Movie Review: Nivola is lost in his own head in “Weightless”

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“Weightless” is a downbeat, off-his-meds dip into magical realism, a somber drama about a guy wholly unfit to be a full time father put in charge of the son he’d never met.

It won’t be to every taste, but director Jaron Albertin’s cryptic, quiet and intimately suspenseful film paints a vivid portrait of a broken life trapped in denial and the fragile child we fear for the moment “Dad” gets the call from his ex sister-in-law —
“Your boy. Not my responsibility, he’s yours.”

Alessandro Nivola (“American Hustle,” “A Most Violent Year”) is Joel, and his introduction is as mysterious as it is alarming. He’s stumbling out of a lake in upstate New York, punching rocks on the shoreline in an outburst of impotent rage.

He drives trucks and bulldozers at the Fulton County dump. He’s just set up housekeeping, a dump that he puts a TV and mattress into, that his been-around-and-everybody-knows-it girlfriend Janeece (Julianne Nicholson, a marvel) adds a goldfish to.

He’s settled into a working class life of pool hall bars, blue collar jobs, Walmart shopping and low expectations.

Then Joel gets the call. His ex-wife Sarah disappeared — ran off. Her sister (Siobhan Fallon Hogan) is done with the kid. Will (Eli Haley) is obese, diabetic and all-but-mute. Mom running off was a trauma he’s never overcome, and his shrewish aunt has had enough.

Joel has been ignoring the meds and the counsel of his doctor (K. Todd Freeman, quite good), and you can see the doctor’s “A ten year old boy needs looking after” advice ignored as well.

Joel’s boss, played by Johnny Knoxville in a compact, compassionate and earthy turn, gently hits this “special” employee with simple, practical questions which the spacey Joel never considered. “He in school? Got his medical records?”

Joel has childlike qualities himself. He’s responsible enough to show up at work on time every day and do his job, utterly clueless about childcare, disconnected and knowing any better. We fear for the kid and seethe at Joel’s idiotic response to having a boy under his roof.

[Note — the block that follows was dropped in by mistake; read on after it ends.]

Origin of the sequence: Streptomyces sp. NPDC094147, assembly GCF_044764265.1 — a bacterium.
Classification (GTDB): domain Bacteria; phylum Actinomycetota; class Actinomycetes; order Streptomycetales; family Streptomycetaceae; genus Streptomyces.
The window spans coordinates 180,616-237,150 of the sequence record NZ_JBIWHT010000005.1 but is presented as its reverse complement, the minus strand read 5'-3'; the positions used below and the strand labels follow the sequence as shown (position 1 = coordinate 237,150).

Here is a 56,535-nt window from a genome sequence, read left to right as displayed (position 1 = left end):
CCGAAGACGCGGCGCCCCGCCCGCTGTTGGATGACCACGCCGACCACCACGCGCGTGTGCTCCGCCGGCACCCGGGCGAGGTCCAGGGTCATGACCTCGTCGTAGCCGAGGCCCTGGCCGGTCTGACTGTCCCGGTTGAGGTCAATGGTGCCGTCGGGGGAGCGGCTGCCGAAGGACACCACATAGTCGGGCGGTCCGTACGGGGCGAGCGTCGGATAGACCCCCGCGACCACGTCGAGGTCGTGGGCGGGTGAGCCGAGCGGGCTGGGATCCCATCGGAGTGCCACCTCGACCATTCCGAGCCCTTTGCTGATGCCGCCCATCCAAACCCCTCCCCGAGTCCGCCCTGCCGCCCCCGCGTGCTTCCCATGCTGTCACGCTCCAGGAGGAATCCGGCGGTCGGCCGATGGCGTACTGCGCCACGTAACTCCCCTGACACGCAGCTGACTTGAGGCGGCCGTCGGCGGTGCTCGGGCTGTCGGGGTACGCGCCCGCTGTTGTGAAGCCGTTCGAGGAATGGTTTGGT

Will? He’s used to solitude, envisions himself through the eyes of a bird he spies over the dump, peering down at them and the ruin and unspoken tragedy and pain all around them. He sits with a bag over his head, fondles his Littlest Pet Shop fish toys and watches the same video, over and over again.

That video will take your breath away and break your heart.

Nicholson (“I, Tonya,” “Black Mass”) gives Janeece this brittle but warm bottom line bluntness and nurturing instinct that brooks no nonsense, doesn’t wait for explanations and reaches out to the kid before Joel can alibi his way out of not having met a child he’s known about since birth.

“You’ve been carrying around his name, and you wouldn’t even visit him?”

“Weightless” gives us glimpses of hope as we realize Will can talk and will — but only to peers, at first. Carla (Phoebe Young) is the only neighbor kid in redneck bullytown to be nice to him.

Nivola and the screenplay give us hints of Joel’s issues, his personal pain. There’s impulse control and bottled up rage (he collects old pop bottles he finds at the dump), drifting through the oblivion inside his head, avoiding any contact that could put him in conflict.

Guys like that, conflict comes to them.

Albertin keeps the camera close on his stars and lets them speak volumes with their eyes. A tearful breakup is seen, not heard, through a kitchen window, a child teeters on the brink of having one life-altering or ending accident while his dad aimlessly drifts here or is distracted or waylaid by a passersby there.

Frankly, Albertin, whose story Enda Walsh turned into a script, needs to tell us more, put more of what’s going on in the open where it’s easily understood.

But the mystery, the drift of “Weightless” still makes for a captivating indie film experience, tension without melodrama, mistakes with consequences, a world where people are facing the future and accepting responsibility even as Joel, and his chip off the old block kid, live in denial of it.

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MPAA Rating: R for language and brief sexuality/nudity

Cast: Alessandro Nivola, Julianne Nicholson, Johnny Knoxville,Siobhan Fallon Hogan, Meryl Jones Williams, Phoebe Young

Credits:Directed by Jaron Albertin, script by Enda Walsh. A Paladin release.

Running time: 1:37

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